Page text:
anxiety,  autism,  COVID life,  mental health,  sensory processing

J is Struggling

We have a problem with masks.

No, not for the political reasons that everyone else seems to have about masks. We have a problem with masks because for the last bazillion months of the pandemic, masks, for the most part, have kept people from getting sick. Not just from COVID but from colds and other respiratory issues. Which means people aren’t coughing. And that’s a really bad thing for J.

W’s COVID test result right before winter break. Both J and W got sick with some respiratory junk. They both made fun of me for wearing a mask around them. Guess who, for the first time in her life, didn’t end up getting sick from her kids? Also, back in 2020 long before the vaccine, Steve was exposed indoors for a good amount of time to a small group of people who had COVID and didn’t know it. He was the only one who was wearing a mask and didn’t test positive. So I’m a big believer that masks can keep you healthy.

For 2020 and most of 2021, you’d go to the grocery store and it would be silent. Church was silent. Classrooms? Silent. Almost every public place without a hack or cleared throat. To be honest, I didn’t notice. At all. And then late summer 2021 happened. The vaccine happened, people were congregating in larger groups, more and more people weren’t wearing masks in public like they used to. And people started coughing again.

The first time I realized how bad this was for J was when W came back from her church summer camp with a terrible cold (she tested negative for COVID). Then, as we travelled to Florida for a family reunion, me, Steve, and J came down with it too. It was, of course the first time we’d been sick in over a year. It was rough. And there was coughing. Lots of coughing.

Somehow, by some miracle (but at the time I didn’t realize how big of a miracle it was) J handled the coughing. At least how he typically handled coughing. Which means barely. J has always been sensitive to sounds. J hates any sudden, unexpected sound. Sensory issues are part of the autism disorder package and luckily most of the auditory sensory issues J has battled with as a kid he’s grown out of or been able to manage (for example he no longer runs out of a room, scared out of his mind, when a printer or heater suddenly turns on).

But coughing is a whole different type of problem. If you cough, it takes everything inside of him to not punch you in the face. In fact, he’ll tell you that’s what he wants to do. He’ll start screaming and yelling at you. His gets absolutely livid if you start coughing.

And since J hasn’t been anywhere where anyone’s been coughing–really coughing–for over a year, all of the minute amounts of “tolerance” he’s built up (his socially appropriate response of “are you okay? that he was able to toss out even though he just really wants to make sure you’re done your coughing spell) over the years have completely disappeared. Not just disappeared. He doesn’t know how to cope anymore. He can’t ride the bus without his sound cancellation headphones. He can’t go into his classroom or workplace without them. He can’t go to church without them. There was a stretch there over the winter break where he wouldn’t even go into Walmart for a 5 minute trip without his headphones. And even then, the headphones weren’t good enough. He would still warn anyone who dared to let one little cough out of their mouth to “stop it now.” It got to the point, right before break, where we couldn’t even go to his Beyond Running run group because he was so upset that someone might cough after their run. You guys, it’s become THAT BAD.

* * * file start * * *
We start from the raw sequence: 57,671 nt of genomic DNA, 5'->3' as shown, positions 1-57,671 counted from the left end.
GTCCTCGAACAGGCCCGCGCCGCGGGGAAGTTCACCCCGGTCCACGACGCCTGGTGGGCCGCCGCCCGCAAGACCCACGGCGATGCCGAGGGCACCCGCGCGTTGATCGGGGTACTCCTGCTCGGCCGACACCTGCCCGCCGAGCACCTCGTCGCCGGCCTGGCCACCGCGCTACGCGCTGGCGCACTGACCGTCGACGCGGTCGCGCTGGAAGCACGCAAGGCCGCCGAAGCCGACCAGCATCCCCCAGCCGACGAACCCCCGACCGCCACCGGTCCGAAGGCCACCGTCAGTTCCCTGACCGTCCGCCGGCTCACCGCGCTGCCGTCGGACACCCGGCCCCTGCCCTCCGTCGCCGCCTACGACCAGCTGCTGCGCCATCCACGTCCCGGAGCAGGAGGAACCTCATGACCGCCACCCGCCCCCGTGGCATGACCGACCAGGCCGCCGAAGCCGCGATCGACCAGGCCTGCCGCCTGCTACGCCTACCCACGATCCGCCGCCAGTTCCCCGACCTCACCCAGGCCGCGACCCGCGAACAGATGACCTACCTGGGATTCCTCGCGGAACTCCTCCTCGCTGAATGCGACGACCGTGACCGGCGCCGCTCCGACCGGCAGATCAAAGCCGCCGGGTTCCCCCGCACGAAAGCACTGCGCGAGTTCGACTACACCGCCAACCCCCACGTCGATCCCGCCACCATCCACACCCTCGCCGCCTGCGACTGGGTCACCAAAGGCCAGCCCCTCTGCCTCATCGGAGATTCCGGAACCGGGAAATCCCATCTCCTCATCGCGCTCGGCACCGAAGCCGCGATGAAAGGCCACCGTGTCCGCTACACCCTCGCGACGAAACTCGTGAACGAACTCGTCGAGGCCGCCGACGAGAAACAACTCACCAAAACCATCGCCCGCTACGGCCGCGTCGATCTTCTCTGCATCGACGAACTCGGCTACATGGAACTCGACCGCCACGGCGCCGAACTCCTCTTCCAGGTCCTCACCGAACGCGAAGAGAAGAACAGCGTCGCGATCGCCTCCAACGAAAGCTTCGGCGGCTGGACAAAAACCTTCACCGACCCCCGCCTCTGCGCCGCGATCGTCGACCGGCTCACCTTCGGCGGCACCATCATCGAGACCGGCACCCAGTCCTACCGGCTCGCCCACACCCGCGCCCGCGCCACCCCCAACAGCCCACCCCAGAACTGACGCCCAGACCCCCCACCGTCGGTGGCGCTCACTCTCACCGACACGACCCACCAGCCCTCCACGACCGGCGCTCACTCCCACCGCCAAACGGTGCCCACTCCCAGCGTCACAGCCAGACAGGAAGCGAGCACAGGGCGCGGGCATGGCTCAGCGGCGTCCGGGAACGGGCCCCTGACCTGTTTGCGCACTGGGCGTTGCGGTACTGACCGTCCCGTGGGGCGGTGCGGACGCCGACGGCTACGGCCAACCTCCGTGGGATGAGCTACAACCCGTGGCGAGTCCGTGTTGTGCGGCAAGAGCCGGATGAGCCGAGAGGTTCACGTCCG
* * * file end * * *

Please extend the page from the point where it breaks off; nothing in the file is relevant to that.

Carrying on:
J back in elementary school, doing his auditory therapy

Because it’s such a digression to be relying so much on the headphones, I’ve been trying to find more discrete ways of helping J deal with this. I’ve bought multiple types of ear plugs (and lost some too. Which can get pretty pricey if they’re $20 a pair). They’re still not good enough. Meanwhile I keep looking at different options like white noise ear buds which start off at $200? I’m not ready to invest in that yet, especially if he puts them in his pocket and we never see them again.

Earplugs earplugs everywhere!

So we’re trying the age-old approach of exposure therapy (which is hell on everyone). Like you sit in church for 5 minutes, headphones next you just in case, and then we leave after 5 minutes, hoping the whole time no one coughs for 5 minutes so J can feel like he can handle the world without ear phones. Then bump it up to 7 minutes, then 10, you get the point. Hopefully then we can re-teach him to calmly put them on if someone were to cough. And then maybe we can wean him to the more discrete ear plugs. It’s going to be thing. A long thing. But ultimately, I think it’s the only way we’re going to be able to get to being OK with being in public ever again.

J wearing his headphones back in elementary school at W’s choir concert. He was wearing them here because he was afraid the fire drill would go off (he was in the gym once where that happened when the lunch ladies burned the pizza). He has long since grown out of them–that is, up until these last months.

So wish us luck. If you have any ideas, let me know! If you have any experiences with white noise ear buds, let me know! Or if you have any experience with extreme auditory sensitivity or misophonia, let me know! I would love to have some new ideas!

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